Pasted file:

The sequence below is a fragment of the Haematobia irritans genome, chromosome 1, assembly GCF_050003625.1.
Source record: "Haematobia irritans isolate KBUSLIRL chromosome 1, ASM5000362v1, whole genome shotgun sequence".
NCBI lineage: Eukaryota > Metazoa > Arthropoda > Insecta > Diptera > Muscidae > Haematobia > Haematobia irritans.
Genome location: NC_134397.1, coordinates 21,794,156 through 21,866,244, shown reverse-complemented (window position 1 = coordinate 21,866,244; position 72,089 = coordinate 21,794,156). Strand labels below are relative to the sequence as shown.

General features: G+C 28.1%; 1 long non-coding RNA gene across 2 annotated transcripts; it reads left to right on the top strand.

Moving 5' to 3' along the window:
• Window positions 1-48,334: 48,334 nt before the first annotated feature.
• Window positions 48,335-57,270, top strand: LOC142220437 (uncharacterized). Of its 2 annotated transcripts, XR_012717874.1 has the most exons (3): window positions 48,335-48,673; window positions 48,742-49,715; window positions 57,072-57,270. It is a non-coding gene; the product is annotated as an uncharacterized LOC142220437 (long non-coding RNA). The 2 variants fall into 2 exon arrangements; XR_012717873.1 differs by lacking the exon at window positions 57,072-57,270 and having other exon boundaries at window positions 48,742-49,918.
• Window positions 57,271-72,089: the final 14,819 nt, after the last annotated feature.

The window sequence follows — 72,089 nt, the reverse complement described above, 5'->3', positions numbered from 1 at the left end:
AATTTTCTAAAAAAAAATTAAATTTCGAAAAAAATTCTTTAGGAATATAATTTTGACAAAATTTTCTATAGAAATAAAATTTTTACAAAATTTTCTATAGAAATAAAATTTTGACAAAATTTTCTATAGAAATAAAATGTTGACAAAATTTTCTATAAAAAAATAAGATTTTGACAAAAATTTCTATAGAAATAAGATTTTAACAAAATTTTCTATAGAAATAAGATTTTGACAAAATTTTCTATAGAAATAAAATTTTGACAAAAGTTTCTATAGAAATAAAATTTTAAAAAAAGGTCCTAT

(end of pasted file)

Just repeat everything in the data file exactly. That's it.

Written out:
The sequence below is a fragment of the Haematobia irritans genome, chromosome 1, assembly GCF_050003625.1.
Source record: "Haematobia irritans isolate KBUSLIRL chromosome 1, ASM5000362v1, whole genome shotgun sequence".
NCBI lineage: Eukaryota > Metazoa > Arthropoda > Insecta > Diptera > Muscidae > Haematobia > Haematobia irritans.
Genome location: NC_134397.1, coordinates 21,794,156 through 21,866,244, shown reverse-complemented (window position 1 = coordinate 21,866,244; position 72,089 = coordinate 21,794,156). Strand labels below are relative to the sequence as shown.

General features: G+C 28.1%; 1 long non-coding RNA gene across 2 annotated transcripts; it reads left to right on the top strand.

Moving 5' to 3' along the window:
• Window positions 1-48,334: 48,334 nt before the first annotated feature.
• Window positions 48,335-57,270, top strand: LOC142220437 (uncharacterized). Of its 2 annotated transcripts, XR_012717874.1 has the most exons (3): window positions 48,335-48,673; window positions 48,742-49,715; window positions 57,072-57,270. It is a non-coding gene; the product is annotated as an uncharacterized LOC142220437 (long non-coding RNA). The 2 variants fall into 2 exon arrangements; XR_012717873.1 differs by lacking the exon at window positions 57,072-57,270 and having other exon boundaries at window positions 48,742-49,918.
• Window positions 57,271-72,089: the final 14,819 nt, after the last annotated feature.

The window sequence follows — 72,089 nt, the reverse complement described above, 5'->3', positions numbered from 1 at the left end:
AATTTTCTAAAAAAAAATTAAATTTCGAAAAAAATTCTTTAGGAATATAATTTTGACAAAATTTTCTATAGAAATAAAATTTTTACAAAATTTTCTATAGAAATAAAATTTTGACAAAATTTTCTATAGAAATAAAATGTTGACAAAATTTTCTATAAAAAAATAAGATTTTGACAAAAATTTCTATAGAAATAAGATTTTAACAAAATTTTCTATAGAAATAAGATTTTGACAAAATTTTCTATAGAAATAAAATTTTGACAAAAGTTTCTATAGAAATAAAATTTTAAAAAAAGGTCCTAT